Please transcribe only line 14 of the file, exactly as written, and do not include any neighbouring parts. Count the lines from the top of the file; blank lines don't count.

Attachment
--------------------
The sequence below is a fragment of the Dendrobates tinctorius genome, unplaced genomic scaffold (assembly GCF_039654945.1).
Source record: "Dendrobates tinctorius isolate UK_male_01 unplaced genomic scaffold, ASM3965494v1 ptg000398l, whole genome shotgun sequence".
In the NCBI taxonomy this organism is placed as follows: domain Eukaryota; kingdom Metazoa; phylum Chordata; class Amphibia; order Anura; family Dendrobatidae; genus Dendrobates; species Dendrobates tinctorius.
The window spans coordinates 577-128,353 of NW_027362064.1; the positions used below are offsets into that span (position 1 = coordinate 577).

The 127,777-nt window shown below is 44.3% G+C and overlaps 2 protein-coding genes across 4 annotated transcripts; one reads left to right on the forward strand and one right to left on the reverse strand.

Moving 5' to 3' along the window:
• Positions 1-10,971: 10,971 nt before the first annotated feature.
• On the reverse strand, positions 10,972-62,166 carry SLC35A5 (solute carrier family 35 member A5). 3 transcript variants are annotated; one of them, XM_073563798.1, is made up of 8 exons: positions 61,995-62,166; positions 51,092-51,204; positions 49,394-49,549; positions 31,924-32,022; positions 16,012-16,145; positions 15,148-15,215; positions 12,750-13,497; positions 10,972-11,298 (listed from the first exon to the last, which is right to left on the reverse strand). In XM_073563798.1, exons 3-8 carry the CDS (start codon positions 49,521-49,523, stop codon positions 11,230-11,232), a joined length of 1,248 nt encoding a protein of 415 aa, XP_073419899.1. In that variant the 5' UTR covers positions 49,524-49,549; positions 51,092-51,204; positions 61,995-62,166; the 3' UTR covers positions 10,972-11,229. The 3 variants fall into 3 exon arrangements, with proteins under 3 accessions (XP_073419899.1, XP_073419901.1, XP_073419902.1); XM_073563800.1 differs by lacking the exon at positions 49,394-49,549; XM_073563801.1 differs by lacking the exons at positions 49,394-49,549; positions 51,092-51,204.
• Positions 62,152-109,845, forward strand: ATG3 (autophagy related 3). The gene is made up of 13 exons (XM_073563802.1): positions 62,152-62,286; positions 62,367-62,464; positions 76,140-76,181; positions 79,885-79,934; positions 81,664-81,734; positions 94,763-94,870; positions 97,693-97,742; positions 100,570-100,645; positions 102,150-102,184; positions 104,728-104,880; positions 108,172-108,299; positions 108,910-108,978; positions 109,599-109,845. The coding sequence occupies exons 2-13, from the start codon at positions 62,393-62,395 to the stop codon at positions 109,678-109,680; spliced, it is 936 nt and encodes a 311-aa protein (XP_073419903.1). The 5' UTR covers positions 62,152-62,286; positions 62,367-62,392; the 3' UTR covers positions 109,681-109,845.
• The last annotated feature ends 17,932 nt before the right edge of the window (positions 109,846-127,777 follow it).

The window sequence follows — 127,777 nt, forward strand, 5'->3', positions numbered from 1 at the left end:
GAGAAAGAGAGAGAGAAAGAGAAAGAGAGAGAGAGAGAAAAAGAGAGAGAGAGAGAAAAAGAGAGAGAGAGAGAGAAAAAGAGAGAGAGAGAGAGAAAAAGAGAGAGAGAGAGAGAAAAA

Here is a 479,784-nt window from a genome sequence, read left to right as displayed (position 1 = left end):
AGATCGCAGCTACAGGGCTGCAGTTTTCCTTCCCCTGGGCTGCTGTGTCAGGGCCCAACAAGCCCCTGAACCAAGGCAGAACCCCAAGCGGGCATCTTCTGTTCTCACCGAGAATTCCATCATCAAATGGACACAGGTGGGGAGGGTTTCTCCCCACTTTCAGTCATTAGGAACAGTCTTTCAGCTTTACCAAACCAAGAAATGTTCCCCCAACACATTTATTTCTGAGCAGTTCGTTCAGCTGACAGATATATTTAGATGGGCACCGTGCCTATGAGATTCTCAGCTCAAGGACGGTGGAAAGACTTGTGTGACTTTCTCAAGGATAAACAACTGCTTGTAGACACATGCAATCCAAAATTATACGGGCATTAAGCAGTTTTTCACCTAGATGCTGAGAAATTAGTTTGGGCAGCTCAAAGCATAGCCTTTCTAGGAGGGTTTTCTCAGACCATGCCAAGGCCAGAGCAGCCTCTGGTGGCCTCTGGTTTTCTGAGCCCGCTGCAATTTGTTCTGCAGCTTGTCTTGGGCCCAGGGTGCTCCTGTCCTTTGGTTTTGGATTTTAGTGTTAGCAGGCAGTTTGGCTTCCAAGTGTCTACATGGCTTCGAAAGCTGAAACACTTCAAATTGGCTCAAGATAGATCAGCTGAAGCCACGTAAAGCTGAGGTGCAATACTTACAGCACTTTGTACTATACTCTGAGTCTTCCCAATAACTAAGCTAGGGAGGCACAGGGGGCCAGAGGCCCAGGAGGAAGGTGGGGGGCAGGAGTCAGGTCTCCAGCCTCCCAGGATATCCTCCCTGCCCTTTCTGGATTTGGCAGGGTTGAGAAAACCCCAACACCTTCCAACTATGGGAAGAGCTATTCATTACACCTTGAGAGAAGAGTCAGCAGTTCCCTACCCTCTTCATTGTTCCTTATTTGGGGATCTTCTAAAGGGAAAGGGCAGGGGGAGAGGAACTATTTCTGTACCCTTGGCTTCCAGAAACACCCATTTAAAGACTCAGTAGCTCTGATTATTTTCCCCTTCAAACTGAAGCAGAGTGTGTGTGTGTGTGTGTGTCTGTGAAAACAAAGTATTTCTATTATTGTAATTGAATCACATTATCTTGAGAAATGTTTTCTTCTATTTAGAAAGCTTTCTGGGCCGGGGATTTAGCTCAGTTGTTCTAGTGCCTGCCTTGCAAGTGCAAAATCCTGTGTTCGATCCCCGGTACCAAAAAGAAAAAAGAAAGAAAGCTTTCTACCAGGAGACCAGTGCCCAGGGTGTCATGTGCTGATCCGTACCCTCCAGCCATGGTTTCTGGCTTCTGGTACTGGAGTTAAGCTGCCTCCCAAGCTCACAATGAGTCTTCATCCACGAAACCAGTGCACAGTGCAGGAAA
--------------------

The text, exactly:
AGATCGCAGCTACAGGGCTGCAGTTTTCCTTCCCCTGGGCTGCTGTGTCAGGGCCCAACAAGCCCCTGAACCAAGGCAGAACCCCAAGCGGGCATCTTCTGTTCTCACCGAGAATTCCATCATCAAATGGACACAGGTGGGGAGGGTTTCTCCCCACTTTCAGTCATTAGGAACAGTCTTTCAGCTTTACCAAACCAAGAAATGTTCCCCCAACACATTTATTTCTGAGCAGTTCGTTCAGCTGACAGATATATTTAGATGGGCACCGTGCCTATGAGATTCTCAGCTCAAGGACGGTGGAAAGACTTGTGTGACTTTCTCAAGGATAAACAACTGCTTGTAGACACATGCAATCCAAAATTATACGGGCATTAAGCAGTTTTTCACCTAGATGCTGAGAAATTAGTTTGGGCAGCTCAAAGCATAGCCTTTCTAGGAGGGTTTTCTCAGACCATGCCAAGGCCAGAGCAGCCTCTGGTGGCCTCTGGTTTTCTGAGCCCGCTGCAATTTGTTCTGCAGCTTGTCTTGGGCCCAGGGTGCTCCTGTCCTTTGGTTTTGGATTTTAGTGTTAGCAGGCAGTTTGGCTTCCAAGTGTCTACATGGCTTCGAAAGCTGAAACACTTCAAATTGGCTCAAGATAGATCAGCTGAAGCCACGTAAAGCTGAGGTGCAATACTTACAGCACTTTGTACTATACTCTGAGTCTTCCCAATAACTAAGCTAGGGAGGCACAGGGGGCCAGAGGCCCAGGAGGAAGGTGGGGGGCAGGAGTCAGGTCTCCAGCCTCCCAGGATATCCTCCCTGCCCTTTCTGGATTTGGCAGGGTTGAGAAAACCCCAACACCTTCCAACTATGGGAAGAGCTATTCATTACACCTTGAGAGAAGAGTCAGCAGTTCCCTACCCTCTTCATTGTTCCTTATTTGGGGATCTTCTAAAGGGAAAGGGCAGGGGGAGAGGAACTATTTCTGTACCCTTGGCTTCCAGAAACACCCATTTAAAGACTCAGTAGCTCTGATTATTTTCCCCTTCAAACTGAAGCAGAGTGTGTGTGTGTGTGTGTGTCTGTGAAAACAAAGTATTTCTATTATTGTAATTGAATCACATTATCTTGAGAAATGTTTTCTTCTATTTAGAAAGCTTTCTGGGCCGGGGATTTAGCTCAGTTGTTCTAGTGCCTGCCTTGCAAGTGCAAAATCCTGTGTTCGATCCCCGGTACCAAAAAGAAAAAAGAAAGAAAGCTTTCTACCAGGAGACCAGTGCCCAGGGTGTCATGTGCTGATCCGTACCCTCCAGCCATGGTTTCTGGCTTCTGGTACTGGAGTTAAGCTGCCTCCCAAGCTCACAATGAGTCTTCATCCACGAAACCAGTGCACAGTGCAGGAAA